Wood, Phil and Charles Landry. The Intercultural City: Planning for Diversity Advantage.
|Article Type:||Book review|
|Subject:||Books (Book reviews)|
|Publication:||Name: Canadian Journal of Urban Research Publisher: Institute of Urban Studies Audience: Academic Format: Magazine/Journal Subject: Social sciences Copyright: COPYRIGHT 2009 Institute of Urban Studies ISSN: 1188-3774|
|Issue:||Date: Summer, 2009 Source Volume: 18 Source Issue: 1|
|Topic:||NamedWork: The Intercultural City: Planning for Diversity Advantage (Nonfiction work)|
|Persons:||Reviewee: Wood, Phil; Landry, Charles|
Wood, Phil and Charles Landry.
The Intercultural City: Planning for Diversity Advantage.
London: Earthscan, 2008.
From a Canadian perspective this book is very timely. Immigration policy in Canada continues to promote relatively high levels of immigration from a growing number of source countries, and the diversity of new arrivals is constantly increasing. Traditionally, up to 75 percent of new arrivals to Canada settled in one of Canada's three tier one cities: Montreal, Toronto and Vancouver. However, many smaller cities in Canada are now becoming the destination of greater numbers of new arrivals.
For those interested in how this increasing ethnic and racial diversity is having an impact on cities there is no better read than The Intercultural City. The book explores the challenges and opportunities associated with this phenomenon around the world. Globally, there have never been more people on the move, be they immigrants, asylum seekers, displaced persons and refugees, foreign students and tourists. Most of this movement is focused on the world's cities. Growing diversity is inevitable.
However, cities face some significant problems coping with this growing level of diversity, and these are discussed in detail, drawing on both historical and contemporary examples. The destabilizing effects of the arrival of so many people often in isolating and inward-looking ghettos, and the racism sometimes faced by newcomers, are just some of the problems noted. While not diminishing the difficulties cities face as diversity increases, the authors argue that diversity should be embraced because an enriched cultural environment provides opportunity and encourages investment, competitiveness and innovation. In short, diversity makes economic, social and cultural sense.
The challenge for cities with intercultural societies is to successfully overcome conflict and avoid the problems often associated with isolation in ghettos that can lead to suspicion, even open hostility, such as was the case with the 2001 race riots in Britain. Cities must work to develop rules of engagement and a set of civic values to live by and encourage continuous dialogue to deal with differences.
The real meat of the book lies in its attempt to discover ways that planning and community development practices related to such areas as housing, public spaces, arts, sports and education can be modified to facilitate the dialogue necessary to meet these challenges. What role can housing play? How best to plan public spaces that are conducive to interaction to break down barriers of suspicion? How do cities create the opportunity for inter-cultural dialogue? How can we celebrate diversity but avoid the worst outcomes of segregation and ghettoization? As the authors note, city making and city management must work toward "bridging and mixing" approaches, and they offer many useful best practices from a range of cities that have had to cope with growing diversity.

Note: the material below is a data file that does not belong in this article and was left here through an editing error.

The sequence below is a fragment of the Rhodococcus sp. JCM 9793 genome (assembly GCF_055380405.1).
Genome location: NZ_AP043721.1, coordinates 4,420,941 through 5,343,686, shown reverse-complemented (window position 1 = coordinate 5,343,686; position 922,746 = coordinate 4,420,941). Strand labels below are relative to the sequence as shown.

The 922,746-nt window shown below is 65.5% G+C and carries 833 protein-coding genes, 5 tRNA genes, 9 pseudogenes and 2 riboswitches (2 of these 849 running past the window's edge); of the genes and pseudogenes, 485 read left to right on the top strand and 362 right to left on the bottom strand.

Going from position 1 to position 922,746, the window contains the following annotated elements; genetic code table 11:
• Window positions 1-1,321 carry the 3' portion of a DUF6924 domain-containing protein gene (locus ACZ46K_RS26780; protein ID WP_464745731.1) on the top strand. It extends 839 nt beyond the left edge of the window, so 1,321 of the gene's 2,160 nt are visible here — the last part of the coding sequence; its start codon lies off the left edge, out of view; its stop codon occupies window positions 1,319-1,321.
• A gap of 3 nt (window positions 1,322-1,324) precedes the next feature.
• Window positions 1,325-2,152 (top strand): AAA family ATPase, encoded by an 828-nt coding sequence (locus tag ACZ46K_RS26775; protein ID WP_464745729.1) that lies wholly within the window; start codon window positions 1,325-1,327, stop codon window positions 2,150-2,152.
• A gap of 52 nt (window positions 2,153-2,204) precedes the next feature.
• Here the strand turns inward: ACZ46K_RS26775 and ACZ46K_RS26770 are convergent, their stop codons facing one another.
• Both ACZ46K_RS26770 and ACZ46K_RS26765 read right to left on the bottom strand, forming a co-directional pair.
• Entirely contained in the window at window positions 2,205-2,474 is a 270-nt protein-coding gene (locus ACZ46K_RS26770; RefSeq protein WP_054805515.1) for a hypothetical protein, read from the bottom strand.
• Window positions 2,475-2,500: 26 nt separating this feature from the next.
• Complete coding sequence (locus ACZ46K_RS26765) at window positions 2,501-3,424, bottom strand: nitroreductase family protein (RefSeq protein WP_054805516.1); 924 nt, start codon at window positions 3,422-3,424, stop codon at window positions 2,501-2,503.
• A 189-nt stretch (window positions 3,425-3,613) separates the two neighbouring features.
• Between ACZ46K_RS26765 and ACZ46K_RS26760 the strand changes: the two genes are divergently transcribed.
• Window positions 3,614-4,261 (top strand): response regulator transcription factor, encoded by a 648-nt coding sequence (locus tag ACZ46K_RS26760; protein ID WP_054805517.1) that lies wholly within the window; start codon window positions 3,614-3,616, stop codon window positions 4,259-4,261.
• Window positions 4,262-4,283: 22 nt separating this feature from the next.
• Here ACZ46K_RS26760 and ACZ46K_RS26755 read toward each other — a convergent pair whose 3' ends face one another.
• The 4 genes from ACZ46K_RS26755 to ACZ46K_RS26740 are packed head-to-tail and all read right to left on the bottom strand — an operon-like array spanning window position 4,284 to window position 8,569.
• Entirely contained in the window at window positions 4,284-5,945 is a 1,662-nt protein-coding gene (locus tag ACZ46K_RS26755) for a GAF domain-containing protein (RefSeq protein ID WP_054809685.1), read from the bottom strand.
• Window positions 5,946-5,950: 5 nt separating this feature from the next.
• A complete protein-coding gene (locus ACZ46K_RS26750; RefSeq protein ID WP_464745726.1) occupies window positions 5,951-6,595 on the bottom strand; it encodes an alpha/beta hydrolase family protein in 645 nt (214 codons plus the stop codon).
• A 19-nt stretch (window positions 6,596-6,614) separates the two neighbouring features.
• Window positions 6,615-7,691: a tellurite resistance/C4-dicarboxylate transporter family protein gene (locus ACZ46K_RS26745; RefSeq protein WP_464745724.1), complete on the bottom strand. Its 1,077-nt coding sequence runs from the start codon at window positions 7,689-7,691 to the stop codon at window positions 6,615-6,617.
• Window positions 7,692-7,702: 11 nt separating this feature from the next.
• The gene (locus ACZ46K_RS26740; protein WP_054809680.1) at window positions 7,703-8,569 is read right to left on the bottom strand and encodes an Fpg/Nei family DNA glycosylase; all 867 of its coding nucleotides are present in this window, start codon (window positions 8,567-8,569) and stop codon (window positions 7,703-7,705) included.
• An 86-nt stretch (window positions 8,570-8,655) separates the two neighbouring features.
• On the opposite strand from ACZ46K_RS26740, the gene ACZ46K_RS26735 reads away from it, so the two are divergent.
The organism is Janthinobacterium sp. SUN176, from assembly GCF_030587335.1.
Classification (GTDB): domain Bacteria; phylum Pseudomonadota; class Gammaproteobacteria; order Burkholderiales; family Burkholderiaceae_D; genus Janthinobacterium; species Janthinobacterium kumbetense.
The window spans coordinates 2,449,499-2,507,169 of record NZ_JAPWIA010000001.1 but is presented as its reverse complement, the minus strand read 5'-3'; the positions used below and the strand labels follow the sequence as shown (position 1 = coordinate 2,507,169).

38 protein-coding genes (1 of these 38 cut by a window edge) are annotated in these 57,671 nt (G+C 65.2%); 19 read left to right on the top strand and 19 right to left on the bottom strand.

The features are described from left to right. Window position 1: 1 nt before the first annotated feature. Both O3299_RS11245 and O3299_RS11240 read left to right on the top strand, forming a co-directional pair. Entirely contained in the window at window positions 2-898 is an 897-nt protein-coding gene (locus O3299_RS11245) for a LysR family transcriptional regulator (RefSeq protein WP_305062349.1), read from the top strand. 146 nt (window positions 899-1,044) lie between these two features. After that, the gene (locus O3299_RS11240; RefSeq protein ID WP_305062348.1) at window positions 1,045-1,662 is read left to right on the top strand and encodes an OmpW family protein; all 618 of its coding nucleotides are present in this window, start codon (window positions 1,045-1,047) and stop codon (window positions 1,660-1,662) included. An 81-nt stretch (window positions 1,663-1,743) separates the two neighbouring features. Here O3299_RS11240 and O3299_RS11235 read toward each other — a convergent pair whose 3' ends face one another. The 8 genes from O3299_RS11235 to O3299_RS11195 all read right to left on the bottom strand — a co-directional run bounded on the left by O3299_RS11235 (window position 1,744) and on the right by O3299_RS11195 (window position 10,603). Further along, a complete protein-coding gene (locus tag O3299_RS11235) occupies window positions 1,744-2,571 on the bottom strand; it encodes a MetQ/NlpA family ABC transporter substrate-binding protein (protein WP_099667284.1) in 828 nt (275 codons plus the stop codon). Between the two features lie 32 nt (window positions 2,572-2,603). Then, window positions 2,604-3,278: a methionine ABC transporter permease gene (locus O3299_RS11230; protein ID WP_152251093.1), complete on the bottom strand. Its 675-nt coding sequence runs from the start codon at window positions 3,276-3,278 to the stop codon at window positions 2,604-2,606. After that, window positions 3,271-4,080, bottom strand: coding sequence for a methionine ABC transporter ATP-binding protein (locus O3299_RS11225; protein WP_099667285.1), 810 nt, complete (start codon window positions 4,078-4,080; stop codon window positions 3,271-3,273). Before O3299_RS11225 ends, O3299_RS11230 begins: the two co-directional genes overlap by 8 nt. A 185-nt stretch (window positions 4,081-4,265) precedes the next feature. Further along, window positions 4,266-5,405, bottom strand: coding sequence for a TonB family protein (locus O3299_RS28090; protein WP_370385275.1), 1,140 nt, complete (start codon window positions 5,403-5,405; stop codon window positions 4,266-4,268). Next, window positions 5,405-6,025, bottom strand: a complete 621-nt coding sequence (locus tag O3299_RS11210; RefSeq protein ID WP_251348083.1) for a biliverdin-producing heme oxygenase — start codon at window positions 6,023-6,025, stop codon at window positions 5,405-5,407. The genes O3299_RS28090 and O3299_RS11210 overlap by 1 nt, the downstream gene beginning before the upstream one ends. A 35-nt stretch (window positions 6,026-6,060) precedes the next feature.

The authors are also not afraid to challenge the basic policy approaches to integration and re-settlement of immigrants--the policy of multiculturalism, for example. Drawing on the British experience, the discussion questions the effectiveness of multiculturalism as there are those in Britain who feel the focus is too much on the 'multi' and too little on the 'common.' This raises the issue of whether people should be able to choose a life of self-segregation and how cities can promote integration that binds societies together but does not stifle cultural identities and differences.
In their conclusion, the authors acknowledge that there is no uniform model cities can use to manage diversity. They do, however, provide very useful ten steps to intercultural city policy that planners, municipal officials, mayors, councillors and community organizations working with new arrivals will find very useful. The approaches suggested are practical and well-researched with many examples of best practices.
This much-needed addition to the literature is a very timely book on a topic of interest to cities around the world. It is a must- read for those involved in city planning, community development and urban policy.
Canada Research Chair in Urban Change and Adaptation
and Professor of Geography
The University of Winnipeg
|Gale Copyright:||Copyright 2009 Gale, Cengage Learning. All rights reserved.|